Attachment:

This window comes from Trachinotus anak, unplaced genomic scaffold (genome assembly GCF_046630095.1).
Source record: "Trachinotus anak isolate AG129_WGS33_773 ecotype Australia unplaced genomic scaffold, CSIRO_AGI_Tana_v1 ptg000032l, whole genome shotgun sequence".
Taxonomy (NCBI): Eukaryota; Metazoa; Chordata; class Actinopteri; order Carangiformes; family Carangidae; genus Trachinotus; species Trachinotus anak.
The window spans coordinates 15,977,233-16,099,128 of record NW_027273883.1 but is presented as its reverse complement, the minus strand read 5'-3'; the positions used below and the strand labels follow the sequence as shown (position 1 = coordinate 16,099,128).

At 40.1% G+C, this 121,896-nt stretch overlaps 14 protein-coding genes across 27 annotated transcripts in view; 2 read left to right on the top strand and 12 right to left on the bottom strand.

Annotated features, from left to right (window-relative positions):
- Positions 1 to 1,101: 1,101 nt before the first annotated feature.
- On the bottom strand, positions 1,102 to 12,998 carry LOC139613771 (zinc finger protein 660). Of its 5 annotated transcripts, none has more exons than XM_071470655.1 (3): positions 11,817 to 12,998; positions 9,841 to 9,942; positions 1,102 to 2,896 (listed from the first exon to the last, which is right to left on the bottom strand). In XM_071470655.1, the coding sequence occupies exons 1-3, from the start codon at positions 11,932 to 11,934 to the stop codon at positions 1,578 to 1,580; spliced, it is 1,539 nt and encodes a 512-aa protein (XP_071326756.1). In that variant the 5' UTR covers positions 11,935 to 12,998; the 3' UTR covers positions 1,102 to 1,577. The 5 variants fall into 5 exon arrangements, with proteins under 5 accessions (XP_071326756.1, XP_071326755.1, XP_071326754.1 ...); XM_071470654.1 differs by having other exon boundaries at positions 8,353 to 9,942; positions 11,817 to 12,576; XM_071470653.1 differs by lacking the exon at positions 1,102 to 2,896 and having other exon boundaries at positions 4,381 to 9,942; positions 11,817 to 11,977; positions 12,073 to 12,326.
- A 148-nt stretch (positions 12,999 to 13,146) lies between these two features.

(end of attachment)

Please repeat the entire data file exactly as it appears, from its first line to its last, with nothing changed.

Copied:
This window comes from Trachinotus anak, unplaced genomic scaffold (genome assembly GCF_046630095.1).
Source record: "Trachinotus anak isolate AG129_WGS33_773 ecotype Australia unplaced genomic scaffold, CSIRO_AGI_Tana_v1 ptg000032l, whole genome shotgun sequence".
Taxonomy (NCBI): Eukaryota; Metazoa; Chordata; class Actinopteri; order Carangiformes; family Carangidae; genus Trachinotus; species Trachinotus anak.
The window spans coordinates 15,977,233-16,099,128 of record NW_027273883.1 but is presented as its reverse complement, the minus strand read 5'-3'; the positions used below and the strand labels follow the sequence as shown (position 1 = coordinate 16,099,128).

At 40.1% G+C, this 121,896-nt stretch overlaps 14 protein-coding genes across 27 annotated transcripts in view; 2 read left to right on the top strand and 12 right to left on the bottom strand.

Annotated features, from left to right (window-relative positions):
- Positions 1 to 1,101: 1,101 nt before the first annotated feature.
- On the bottom strand, positions 1,102 to 12,998 carry LOC139613771 (zinc finger protein 660). Of its 5 annotated transcripts, none has more exons than XM_071470655.1 (3): positions 11,817 to 12,998; positions 9,841 to 9,942; positions 1,102 to 2,896 (listed from the first exon to the last, which is right to left on the bottom strand). In XM_071470655.1, the coding sequence occupies exons 1-3, from the start codon at positions 11,932 to 11,934 to the stop codon at positions 1,578 to 1,580; spliced, it is 1,539 nt and encodes a 512-aa protein (XP_071326756.1). In that variant the 5' UTR covers positions 11,935 to 12,998; the 3' UTR covers positions 1,102 to 1,577. The 5 variants fall into 5 exon arrangements, with proteins under 5 accessions (XP_071326756.1, XP_071326755.1, XP_071326754.1 ...); XM_071470654.1 differs by having other exon boundaries at positions 8,353 to 9,942; positions 11,817 to 12,576; XM_071470653.1 differs by lacking the exon at positions 1,102 to 2,896 and having other exon boundaries at positions 4,381 to 9,942; positions 11,817 to 11,977; positions 12,073 to 12,326.
- A 148-nt stretch (positions 12,999 to 13,146) lies between these two features.